Comic Book & Graphic Novel Round-Up (8/24/11)
Each week, Paste reviews the most intriguing comic books, graphic novels, graphic memoirs and other illustrated books.
Big Questions by Anders Nilsen
Drawn + Quarterly, 2011
Don’t get me wrong. I love comics. But it is rare that they rise to the level of real literature, even when they’re very good. Anders Nilsen’s Big Questions, on the other hand, should knock snobs like me on our posteriors. Harold Bloom writes that potentially canonical writing has “a strangeness that we either never altogether assimilate, or that becomes such a given that we are blinded to its idiosyncracies,” and Nilsen’s brick of a book starts out the first and ends up the second. The reader is both mystified by its story (an unexploded bomb and a plane crash into a rural area, where they are investigated by birds) and, almost against his or her will, captivated by it. Coming to this work with little idea of its subject, one is annoyed by its characters: “How can I possibly tell all these birds apart?” “Isn’t this kind of cutesy?” “Is anything going to happen?” But then the answers start to bubble up: you don’t need to/that’s kind of the point; no; and yes. Nilsen’s spare but beautiful drawings and that abiding strangeness create a sense of awe that is rarely produced by cultural efforts. Much of the book is not easily explicable, and rather than being frustrating, its willful obscurity instead suggests you need to submit to the artist’s vision, not fight the current. Nilsen is not going to lay out clear answers, as the title implies, but the questions, big as they are, don’t come with any sense of pomposity, and there is much in the way of both humor and tragedy contained within. Not since Bottomless Bellybutton have I read something so rich and strange. Pony up your $45 (or more, if you want the special edition, which is probably less likely to crack down the spine)—it’s worth it. (HB)
Supergods: What Masked Vigilantes, Miraculous Mutants, And a Sun God From Smallville Can Teach Us About Being Human by Grant Morrison
Spiegel & Grau, 2011
Part memoir, part history of the superhero genre, Grant Morrison’s Supergods: What Masked Vigilantes, Miraculous Mutants, And a Sun God From Smallville Can Teach Us About Being Human is both a charming paean to the capes and tights set and a discursive explanation of his own superhero philosophy. If you’ve read any interviews with Morrison or his all-text issue of Batman you’ll recognize the voice. It’s a bit flowery, heavy on the modifiers and poetic language, but never loses track of its key arguments despite jumping around from point to point. Between insightful, if familiar, history lessons on the creation and significance of various prominent superhero comics, Morrison discusses his background as the product of a home broken by his peace activist father’s infidelity, who at a young age found in superheroes a dream of humanity at its most advanced and inspiring. Morrison’s analysis is most fascinating late in the book, when he discusses the work of Frank Miller and Alan Moore, elucidating what separates Morrison from his more celebrated peers. Morrison’s fundamental optimism and disdain for easy cynicism has long distinguished him from his contemporaries, and in Supergods we understand where that attitude comes from. (GM)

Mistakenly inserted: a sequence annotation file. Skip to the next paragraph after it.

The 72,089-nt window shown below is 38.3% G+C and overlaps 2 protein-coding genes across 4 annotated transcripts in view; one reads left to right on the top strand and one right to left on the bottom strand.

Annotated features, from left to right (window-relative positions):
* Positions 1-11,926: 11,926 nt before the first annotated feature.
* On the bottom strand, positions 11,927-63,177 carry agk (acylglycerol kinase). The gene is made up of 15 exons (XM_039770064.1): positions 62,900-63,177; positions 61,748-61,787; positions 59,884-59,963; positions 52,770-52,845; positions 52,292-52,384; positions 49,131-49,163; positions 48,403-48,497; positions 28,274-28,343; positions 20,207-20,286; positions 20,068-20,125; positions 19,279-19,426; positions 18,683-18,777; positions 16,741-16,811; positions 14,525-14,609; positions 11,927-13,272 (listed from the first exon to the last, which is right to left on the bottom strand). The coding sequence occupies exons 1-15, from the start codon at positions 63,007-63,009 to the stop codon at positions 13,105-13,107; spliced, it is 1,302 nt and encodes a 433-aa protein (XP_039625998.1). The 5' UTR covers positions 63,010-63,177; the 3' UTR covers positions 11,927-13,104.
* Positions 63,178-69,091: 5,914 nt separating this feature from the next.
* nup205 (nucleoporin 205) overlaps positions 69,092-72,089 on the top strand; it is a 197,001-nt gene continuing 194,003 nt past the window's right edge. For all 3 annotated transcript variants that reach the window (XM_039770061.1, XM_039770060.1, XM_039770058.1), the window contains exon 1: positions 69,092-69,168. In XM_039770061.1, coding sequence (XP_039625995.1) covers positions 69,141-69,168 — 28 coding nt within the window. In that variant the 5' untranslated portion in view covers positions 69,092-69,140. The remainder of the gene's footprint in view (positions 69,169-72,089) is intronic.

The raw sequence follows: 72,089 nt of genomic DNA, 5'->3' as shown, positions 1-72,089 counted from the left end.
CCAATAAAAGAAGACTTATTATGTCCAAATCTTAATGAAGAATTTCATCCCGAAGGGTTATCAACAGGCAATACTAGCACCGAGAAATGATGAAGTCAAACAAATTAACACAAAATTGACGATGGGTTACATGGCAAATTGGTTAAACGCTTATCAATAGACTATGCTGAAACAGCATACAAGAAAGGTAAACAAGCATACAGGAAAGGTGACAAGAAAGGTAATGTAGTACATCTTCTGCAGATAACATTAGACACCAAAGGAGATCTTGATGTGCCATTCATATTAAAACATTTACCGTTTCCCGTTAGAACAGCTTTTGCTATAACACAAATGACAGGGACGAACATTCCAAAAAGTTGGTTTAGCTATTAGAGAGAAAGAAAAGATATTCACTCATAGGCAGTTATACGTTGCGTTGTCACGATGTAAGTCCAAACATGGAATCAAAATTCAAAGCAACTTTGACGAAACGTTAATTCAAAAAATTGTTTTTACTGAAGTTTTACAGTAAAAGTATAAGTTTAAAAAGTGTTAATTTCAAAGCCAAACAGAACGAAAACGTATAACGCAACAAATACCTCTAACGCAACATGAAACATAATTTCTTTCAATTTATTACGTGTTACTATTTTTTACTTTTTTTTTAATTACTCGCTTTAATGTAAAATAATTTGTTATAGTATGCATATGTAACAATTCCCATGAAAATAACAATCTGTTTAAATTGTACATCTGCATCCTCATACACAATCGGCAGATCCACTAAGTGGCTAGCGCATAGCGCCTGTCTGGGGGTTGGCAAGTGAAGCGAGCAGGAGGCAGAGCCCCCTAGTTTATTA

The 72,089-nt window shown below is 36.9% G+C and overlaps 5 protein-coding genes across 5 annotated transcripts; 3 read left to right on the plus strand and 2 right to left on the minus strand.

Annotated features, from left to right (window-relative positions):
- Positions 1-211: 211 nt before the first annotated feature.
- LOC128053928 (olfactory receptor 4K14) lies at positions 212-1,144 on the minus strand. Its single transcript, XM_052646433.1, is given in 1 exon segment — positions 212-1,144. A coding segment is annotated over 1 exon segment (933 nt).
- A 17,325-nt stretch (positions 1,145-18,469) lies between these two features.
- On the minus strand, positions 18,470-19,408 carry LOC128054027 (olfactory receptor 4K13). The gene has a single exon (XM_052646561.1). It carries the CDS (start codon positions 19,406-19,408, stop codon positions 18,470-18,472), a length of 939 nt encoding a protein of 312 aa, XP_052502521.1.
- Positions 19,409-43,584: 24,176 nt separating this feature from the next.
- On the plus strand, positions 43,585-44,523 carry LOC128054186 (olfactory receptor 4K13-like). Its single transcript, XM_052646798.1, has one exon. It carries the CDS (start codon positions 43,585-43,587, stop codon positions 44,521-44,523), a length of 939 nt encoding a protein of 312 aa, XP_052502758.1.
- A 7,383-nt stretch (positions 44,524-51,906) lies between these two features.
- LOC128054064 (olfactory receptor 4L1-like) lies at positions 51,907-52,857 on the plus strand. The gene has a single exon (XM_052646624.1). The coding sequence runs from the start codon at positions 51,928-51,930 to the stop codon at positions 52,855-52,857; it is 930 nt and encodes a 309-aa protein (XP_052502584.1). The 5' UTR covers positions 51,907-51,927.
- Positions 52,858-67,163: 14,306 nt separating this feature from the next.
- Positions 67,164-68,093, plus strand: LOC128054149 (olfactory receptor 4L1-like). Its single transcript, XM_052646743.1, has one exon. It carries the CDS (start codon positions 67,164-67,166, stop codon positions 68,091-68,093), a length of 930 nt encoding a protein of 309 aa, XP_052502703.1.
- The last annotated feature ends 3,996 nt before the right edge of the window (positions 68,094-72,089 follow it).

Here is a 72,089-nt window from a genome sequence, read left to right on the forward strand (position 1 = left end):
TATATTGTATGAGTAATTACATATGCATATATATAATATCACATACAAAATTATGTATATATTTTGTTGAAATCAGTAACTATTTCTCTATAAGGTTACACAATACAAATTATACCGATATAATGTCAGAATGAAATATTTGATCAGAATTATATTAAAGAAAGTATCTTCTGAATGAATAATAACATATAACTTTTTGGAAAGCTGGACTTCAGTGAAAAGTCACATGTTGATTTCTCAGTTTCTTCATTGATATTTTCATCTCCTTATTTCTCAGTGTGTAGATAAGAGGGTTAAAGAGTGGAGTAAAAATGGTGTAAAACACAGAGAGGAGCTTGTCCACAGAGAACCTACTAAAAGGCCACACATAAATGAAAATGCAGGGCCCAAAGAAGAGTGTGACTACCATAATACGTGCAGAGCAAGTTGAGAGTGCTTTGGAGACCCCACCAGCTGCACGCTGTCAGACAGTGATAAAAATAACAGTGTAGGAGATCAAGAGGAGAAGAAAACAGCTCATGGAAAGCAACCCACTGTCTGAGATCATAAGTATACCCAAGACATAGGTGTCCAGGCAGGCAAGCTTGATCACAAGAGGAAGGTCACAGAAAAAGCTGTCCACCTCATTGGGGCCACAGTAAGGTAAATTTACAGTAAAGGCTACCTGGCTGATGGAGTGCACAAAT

The Strange Case of Mr. Hyde, #1-4, by Cole Haddon and M.S. Corley
Dark Horse, 2011
This four-issue series from Dark Horse has the unmistakable whiff of Alan Moore, not only because it addresses Jack the Ripper, but even more because of its combination of Victoriana and licentiousness. Haddon smoothly moves between flashbacks to Robert Louis Stevenson’s parable about the mind-body split and Investigator Thomas Adye’s work on the Ripper case with the assistance of the now secretly incarcerated Henry Jekyll, and the narrative has speed and fun. Corley’s art is lovely stuff, from the woodcut-like covers to the pleasingly non-stereotypically comic booky interiors, and the coloring is a pleasure to see. In fact, I rather prefer Corley’s work to Eddie Campbell’s smudgy yuck in From Hell; everything’s just as gruesome and nearly as smutty, but you can actually tell what’s happening. I can’t say that the comic is brilliant. For one thing, Moore did get there first, and so did some other folks, but it’s a perfectly pleasant read, and it leaves off with the hint of a promising sequel. (HB)
Blankets by Craig Thompson
Top Shelf, 2011 Reprint, 2003 Original Release
Blankets exists on a different plane of expression. Its words so poetic, its drawings so articulate, this emotional masterpiece reaches such a rare state of transcendence that it’s impossible not to be engulfed in its humanity. And it will make you cry. A lot. A series of outstanding vignettes from Craig Thompson, the autobiographic novel relives the author’s childhood grappling with Christian fundamentalism and falling in love with Raina, a beautiful fellow outcast he meets at a Christian youth camp. Thompson’s approach is both gentle and dynamic, laying sparse lines of delicate prose around moody renderings of winter still life and kinetic childhood nostalgia. This inspired delivery makes the brutally honest content much less abrasive. Thompson doesn’t shy away from relaying memories of a sexually abusive babysitter or adolescent alienation. This vulnerable transparency conveys a raw, cathartic experience of such rare candor that one can’t help but feel Thompson’s pain, pleasure and discovery as well as relive his or her own. This reprint precedes the release of September’s Habibi, Thompson’s 7-years-in-the-making Islamic epic. Devoid of bonus material, interviews or sketches, this is one of the few books that stands perfectly on its own in any given context. Blankets isn’t just one of the best graphic novels ever created, its one of the best literary works of our generation. (SE)
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